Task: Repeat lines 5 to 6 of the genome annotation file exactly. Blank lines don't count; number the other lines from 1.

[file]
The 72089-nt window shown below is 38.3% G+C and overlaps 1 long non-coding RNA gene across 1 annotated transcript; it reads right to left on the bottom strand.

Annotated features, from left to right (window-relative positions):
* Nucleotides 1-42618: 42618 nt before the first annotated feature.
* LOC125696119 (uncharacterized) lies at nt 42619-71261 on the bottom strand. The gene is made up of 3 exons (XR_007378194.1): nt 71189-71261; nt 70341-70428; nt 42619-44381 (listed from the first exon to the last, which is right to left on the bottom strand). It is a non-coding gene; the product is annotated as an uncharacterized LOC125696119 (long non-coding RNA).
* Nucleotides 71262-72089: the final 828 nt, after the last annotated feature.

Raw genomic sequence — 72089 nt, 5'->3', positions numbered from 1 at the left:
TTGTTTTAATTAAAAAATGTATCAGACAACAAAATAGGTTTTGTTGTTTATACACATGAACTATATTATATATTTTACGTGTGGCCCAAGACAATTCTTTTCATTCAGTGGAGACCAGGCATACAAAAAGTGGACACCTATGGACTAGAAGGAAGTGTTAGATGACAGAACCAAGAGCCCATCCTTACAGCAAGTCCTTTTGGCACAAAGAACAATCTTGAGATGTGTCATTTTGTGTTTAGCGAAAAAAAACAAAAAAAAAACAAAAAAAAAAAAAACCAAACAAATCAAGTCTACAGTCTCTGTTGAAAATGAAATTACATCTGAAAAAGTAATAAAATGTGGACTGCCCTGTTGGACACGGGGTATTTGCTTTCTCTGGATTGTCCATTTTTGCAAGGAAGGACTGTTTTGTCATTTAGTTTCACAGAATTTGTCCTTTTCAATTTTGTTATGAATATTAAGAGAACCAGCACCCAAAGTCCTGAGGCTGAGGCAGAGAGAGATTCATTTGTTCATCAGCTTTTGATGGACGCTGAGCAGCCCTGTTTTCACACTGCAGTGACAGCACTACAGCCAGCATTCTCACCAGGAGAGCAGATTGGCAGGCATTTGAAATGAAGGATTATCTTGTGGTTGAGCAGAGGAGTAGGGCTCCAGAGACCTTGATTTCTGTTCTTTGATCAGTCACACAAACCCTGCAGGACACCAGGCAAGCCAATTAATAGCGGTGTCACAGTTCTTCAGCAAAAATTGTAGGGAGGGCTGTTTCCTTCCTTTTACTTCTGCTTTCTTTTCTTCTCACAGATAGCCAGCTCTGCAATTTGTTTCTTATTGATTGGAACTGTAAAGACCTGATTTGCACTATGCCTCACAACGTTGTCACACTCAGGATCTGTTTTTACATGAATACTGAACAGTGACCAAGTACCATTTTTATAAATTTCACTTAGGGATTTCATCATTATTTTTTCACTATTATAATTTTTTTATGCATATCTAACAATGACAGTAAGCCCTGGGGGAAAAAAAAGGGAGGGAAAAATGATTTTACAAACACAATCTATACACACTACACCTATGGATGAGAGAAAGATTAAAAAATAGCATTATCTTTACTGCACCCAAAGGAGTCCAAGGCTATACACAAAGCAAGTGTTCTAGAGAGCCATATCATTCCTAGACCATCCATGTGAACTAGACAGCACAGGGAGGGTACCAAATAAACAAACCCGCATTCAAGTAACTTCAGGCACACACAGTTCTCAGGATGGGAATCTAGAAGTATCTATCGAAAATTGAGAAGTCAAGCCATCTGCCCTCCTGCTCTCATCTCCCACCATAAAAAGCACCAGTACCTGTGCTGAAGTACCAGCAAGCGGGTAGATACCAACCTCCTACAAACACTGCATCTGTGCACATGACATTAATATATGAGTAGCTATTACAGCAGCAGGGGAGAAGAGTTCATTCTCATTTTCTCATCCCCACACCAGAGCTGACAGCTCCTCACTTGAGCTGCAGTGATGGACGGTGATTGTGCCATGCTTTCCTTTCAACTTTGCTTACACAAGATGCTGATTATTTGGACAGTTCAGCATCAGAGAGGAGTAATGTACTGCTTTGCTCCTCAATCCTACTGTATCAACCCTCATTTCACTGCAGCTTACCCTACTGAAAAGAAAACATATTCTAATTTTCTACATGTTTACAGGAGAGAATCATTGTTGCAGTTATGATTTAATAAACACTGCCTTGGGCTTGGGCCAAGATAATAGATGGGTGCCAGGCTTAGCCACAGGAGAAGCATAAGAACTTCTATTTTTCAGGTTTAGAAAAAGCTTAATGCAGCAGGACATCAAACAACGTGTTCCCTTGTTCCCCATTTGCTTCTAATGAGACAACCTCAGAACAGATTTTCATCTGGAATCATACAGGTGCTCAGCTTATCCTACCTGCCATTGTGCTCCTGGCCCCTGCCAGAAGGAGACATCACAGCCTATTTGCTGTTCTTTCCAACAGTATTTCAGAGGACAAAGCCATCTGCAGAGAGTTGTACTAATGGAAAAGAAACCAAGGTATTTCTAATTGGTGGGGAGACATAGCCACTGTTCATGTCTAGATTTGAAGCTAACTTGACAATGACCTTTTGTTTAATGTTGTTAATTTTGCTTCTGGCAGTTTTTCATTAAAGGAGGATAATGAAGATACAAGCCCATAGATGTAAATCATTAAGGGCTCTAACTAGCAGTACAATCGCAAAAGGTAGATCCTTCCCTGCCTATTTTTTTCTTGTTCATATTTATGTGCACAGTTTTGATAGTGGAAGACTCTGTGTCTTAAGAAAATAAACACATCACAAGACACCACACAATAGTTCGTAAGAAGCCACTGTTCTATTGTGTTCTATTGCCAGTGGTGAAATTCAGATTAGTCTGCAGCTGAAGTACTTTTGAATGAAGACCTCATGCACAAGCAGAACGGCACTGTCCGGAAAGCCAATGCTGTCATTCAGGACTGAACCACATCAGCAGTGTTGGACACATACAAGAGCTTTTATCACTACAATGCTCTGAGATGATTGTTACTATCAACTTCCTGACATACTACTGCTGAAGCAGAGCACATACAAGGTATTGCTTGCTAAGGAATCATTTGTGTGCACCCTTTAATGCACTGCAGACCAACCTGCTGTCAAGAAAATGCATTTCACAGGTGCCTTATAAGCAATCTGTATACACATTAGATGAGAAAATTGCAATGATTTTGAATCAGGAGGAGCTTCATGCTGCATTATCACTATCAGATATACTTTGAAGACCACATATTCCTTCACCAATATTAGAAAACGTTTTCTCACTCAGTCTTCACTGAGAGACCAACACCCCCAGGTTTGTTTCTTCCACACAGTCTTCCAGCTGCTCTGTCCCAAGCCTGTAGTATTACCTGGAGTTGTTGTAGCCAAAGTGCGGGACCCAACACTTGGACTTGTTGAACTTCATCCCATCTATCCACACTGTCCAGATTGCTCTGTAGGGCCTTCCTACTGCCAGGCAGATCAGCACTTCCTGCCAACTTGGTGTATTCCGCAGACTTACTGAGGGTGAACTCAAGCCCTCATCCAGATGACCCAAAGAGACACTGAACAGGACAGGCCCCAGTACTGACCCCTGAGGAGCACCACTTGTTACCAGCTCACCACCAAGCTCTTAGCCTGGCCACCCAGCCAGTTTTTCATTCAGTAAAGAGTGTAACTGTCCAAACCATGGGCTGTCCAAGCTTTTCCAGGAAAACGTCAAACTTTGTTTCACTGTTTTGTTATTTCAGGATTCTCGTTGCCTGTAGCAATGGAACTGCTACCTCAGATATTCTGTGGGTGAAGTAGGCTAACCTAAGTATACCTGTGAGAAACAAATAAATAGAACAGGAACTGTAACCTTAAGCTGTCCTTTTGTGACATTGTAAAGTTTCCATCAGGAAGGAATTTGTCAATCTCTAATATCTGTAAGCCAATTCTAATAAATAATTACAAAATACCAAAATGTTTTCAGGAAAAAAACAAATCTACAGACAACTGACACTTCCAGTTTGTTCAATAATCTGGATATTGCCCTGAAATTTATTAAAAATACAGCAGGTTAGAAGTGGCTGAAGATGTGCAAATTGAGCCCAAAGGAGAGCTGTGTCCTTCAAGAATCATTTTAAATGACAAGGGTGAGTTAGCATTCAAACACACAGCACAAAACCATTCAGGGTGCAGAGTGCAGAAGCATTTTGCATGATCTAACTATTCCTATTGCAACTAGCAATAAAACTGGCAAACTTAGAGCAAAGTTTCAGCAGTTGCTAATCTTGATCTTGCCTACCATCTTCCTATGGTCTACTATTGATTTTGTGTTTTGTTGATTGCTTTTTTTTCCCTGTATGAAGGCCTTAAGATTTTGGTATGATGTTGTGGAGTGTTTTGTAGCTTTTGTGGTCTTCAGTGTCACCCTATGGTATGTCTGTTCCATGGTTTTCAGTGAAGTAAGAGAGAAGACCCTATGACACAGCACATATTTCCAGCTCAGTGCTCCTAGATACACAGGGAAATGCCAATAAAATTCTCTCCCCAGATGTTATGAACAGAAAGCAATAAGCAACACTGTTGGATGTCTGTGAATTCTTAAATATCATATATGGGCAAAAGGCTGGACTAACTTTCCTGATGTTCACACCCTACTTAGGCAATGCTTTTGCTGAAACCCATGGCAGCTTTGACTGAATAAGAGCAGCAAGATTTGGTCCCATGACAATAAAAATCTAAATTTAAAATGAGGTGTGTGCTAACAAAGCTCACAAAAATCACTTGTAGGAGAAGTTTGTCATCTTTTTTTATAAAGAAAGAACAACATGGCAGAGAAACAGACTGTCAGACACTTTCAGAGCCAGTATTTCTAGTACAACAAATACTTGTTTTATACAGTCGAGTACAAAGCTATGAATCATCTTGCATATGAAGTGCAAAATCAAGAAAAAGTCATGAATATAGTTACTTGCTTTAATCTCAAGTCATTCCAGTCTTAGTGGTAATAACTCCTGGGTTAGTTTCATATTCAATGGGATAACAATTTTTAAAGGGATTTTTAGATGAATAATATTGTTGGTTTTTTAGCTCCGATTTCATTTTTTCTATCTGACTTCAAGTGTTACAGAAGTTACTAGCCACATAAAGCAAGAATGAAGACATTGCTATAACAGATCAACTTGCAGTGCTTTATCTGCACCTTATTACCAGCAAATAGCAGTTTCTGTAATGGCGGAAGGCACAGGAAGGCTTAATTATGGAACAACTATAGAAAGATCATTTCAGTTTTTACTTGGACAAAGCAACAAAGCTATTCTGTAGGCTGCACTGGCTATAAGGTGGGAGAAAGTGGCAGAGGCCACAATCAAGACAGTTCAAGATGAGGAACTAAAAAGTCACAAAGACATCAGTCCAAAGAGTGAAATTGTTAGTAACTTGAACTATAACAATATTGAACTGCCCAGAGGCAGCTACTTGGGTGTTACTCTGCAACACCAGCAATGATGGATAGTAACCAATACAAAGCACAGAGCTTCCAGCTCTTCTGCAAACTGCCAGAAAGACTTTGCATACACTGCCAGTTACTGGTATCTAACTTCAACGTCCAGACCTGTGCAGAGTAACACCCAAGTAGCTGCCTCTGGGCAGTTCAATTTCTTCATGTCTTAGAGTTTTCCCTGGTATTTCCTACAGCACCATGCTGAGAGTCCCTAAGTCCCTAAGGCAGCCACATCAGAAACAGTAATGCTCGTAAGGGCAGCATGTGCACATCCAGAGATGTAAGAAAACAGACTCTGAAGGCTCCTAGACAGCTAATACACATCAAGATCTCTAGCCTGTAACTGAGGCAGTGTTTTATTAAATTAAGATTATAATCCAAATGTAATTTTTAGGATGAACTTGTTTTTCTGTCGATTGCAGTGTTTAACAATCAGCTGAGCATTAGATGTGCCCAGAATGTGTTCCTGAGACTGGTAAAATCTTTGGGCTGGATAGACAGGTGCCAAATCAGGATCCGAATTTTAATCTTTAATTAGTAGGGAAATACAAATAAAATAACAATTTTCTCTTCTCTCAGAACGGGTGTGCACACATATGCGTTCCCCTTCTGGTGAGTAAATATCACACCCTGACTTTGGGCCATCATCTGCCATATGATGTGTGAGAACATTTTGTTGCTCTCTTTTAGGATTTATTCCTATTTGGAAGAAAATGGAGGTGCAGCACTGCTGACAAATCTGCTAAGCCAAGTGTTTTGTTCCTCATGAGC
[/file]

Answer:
* Nucleotides 71262-72089: the final 828 nt, after the last annotated feature.

Raw genomic sequence — 72089 nt, 5'->3', positions numbered from 1 at the left: